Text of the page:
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April 2006 Archives

Apr 30, 2006  –  A Plot for CVS -> SVN Migrations? Anyone who's active on a SourceForge project is probably well aware of the lengthy CVS outage that started over a month ago... more >>
 –  Mocking a Singleton Over on the TDD mailing list there is a thread about mocking a singleton. There are a few good suggestions given but the best answer (imho) is that provided by Michael Hill:
Mocking a singleton is relatively easy.

To begin with, singleton's are all alone in the world; don't be afraid to point this out. Also, most singletons are created, get this, not even in a factory, but merely in a factory method. Finally there is the point that they are little more than dressed-up globals, and IME experience cause more heartache than they're worth. You can point to the many nasty screeds about singletons there are out on the net. All in all, mocking it shouldn't be too hard. A word: if your singleton has unusually large body parts, stoop to insulting that. Sometimes, to be kind, you have to be cruel.
Apr 27, 2006  –  CruiseControl 2.5 Released

CruiseControl 2.5 has just been released and it has two huge bug fixes:

  • Updated Xerces and Xalan jars to fix memory leak (CC-426)
  • ProjectWrapper: Fix problem where forcing a build while build is running will effectively kill the worker thread leading to all projects queued but not building (CC-431). Patch by John Lewis.

Along with those bug fixes there are a few new plugins:

  • ClearCaseBaselinePublisher: New publisher for use with ClearCase UCM (CC-414). Submitted by Kevin Lee.
  • LDAPMapper: Email mapper that uses an LDAP lookup to determine user email addresses (CC-413). Submitted by Esa Laine.
  • Maven2SnapshotDependency: New sourcecontrol (CC-438). Contributed by Dan Rollo with fixes by Jerome Lacoste.

So what are you waiting for? Go get it...

Apr 21, 2006  –  Webinar: What to Do if Your Code Has Few, If Any Tests?

Next week Agitar is hosting Ted Husted of the Struts development team (and iBATIS and MyFaces and Jakarta-Commons) in a webinar on What to Do if Your Code Has Few, If Any Tests?. I'm curious to hear what Ted has to say but his talk illustrates the kind of trade-off that exist as our company grows. One the one hand we can having interesting speakers and topics like this, but on the otherhand we're now scheduling the webinars for a global audience, so the scheduled times (7 am and 5 pm PDT) probably work better in just about every other timezone than this one. (</whine>)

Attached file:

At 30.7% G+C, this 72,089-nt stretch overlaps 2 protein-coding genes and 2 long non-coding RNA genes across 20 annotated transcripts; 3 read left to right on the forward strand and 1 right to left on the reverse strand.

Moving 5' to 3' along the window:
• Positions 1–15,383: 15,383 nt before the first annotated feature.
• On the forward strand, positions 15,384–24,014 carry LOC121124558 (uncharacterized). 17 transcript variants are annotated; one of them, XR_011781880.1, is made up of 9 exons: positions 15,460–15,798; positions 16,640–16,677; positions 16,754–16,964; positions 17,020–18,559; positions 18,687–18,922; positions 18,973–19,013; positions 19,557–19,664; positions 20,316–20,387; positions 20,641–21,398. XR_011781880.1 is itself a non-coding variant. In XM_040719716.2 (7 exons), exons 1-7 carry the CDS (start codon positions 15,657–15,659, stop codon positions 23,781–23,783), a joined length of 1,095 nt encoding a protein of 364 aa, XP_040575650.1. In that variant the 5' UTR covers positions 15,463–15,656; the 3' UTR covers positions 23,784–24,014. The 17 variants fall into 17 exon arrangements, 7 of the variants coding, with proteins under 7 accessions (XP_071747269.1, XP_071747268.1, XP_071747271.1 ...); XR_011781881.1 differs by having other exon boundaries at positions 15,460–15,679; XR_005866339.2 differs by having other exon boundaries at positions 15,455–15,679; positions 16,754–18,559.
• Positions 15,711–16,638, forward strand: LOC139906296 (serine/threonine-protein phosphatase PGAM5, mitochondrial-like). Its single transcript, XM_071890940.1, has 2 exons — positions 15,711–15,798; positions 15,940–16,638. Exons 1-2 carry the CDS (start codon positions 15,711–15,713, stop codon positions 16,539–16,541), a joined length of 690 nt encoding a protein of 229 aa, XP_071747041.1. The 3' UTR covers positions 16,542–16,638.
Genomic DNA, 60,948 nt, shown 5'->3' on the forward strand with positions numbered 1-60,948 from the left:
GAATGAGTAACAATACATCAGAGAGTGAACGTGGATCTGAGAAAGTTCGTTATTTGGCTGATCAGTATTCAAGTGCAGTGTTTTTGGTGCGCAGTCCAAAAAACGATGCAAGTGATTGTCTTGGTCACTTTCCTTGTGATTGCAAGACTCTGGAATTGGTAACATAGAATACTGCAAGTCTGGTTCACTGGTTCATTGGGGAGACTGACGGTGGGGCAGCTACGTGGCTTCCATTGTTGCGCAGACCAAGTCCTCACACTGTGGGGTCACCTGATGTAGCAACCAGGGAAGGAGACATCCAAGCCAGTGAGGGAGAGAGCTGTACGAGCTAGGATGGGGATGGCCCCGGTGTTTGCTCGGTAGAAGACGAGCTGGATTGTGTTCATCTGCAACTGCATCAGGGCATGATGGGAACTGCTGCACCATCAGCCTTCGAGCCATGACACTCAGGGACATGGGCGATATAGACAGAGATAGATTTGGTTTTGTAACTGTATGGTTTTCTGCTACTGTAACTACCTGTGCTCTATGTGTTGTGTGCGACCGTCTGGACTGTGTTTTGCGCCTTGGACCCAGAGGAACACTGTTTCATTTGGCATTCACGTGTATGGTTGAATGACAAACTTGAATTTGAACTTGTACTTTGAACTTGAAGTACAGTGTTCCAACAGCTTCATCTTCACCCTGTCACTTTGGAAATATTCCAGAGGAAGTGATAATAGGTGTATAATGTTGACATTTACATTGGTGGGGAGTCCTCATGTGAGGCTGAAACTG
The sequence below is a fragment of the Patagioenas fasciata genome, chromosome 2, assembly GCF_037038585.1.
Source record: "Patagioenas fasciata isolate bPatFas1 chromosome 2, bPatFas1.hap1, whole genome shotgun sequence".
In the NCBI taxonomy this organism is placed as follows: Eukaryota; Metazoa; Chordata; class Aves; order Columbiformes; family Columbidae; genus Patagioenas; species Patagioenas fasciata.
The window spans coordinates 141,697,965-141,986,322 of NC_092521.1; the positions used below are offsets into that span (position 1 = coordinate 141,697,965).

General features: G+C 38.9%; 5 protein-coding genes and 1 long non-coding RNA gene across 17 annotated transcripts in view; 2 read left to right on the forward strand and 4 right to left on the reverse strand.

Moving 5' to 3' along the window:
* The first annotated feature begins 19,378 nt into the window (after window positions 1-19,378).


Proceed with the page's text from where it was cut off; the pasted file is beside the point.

Apr 13, 2006  –  Test vs Spec or ForAll vs ThereExists

Brian Marick says that tests are not specifications but I believe there is a more fundamental distinction.

more >>
Apr 12, 2006  –  Tests Vs Specifications Reading Brian Marick's post on Tests and Specifications made me wonder about how to describe the assertions in Agitator. They certainly are of the form Brian describes:
In math geek terms, specifications are universally quantified statements, ones of the form "for all inputs such that <something> is true of them, <something else> is true of the output." Tests are constant statements, ones with no variables. They look like this: "given input 5, the output is 87."
This distinction comes into play when we use TDD with Agitation. The tests help us move forward one case at a time and then Agitiator helps us review if we've accurately captures the specification of the system, or if we've missed boundary cases. It is a shift from the "There Exists" to the "For All" mindset.
Apr  9, 2006  –  testtools for Pythonists While still basking in the afterglow of CitCon I read a message by fellow attendie Kumar McMillan introducing the new open source (LGPL) python module testtools. Kumar said:
The main focus is fixtures but it also has some helpers for creating continuous integration scripts. This was all designed around subversion post-commit hooks and there is even a handler for you to run a SimpleXMLRPCServer.
Documentation of the 7 submodules is here.
Apr  1, 2006  –  Refrigerator Code or Girl Code or ...

It doesn't matter if you call it Refrigerator Code or Girl Code or Beautiful Code or simply Clean Code, the meme is out there that is isn't enough to say the code works and then leave it at that. Even if you find yourself unmoved by Kathy's aesthetic arguments you should weigh Uncle Bob's assertion that "keeping your code clean is not just cost effective; it’s a matter of professional survival."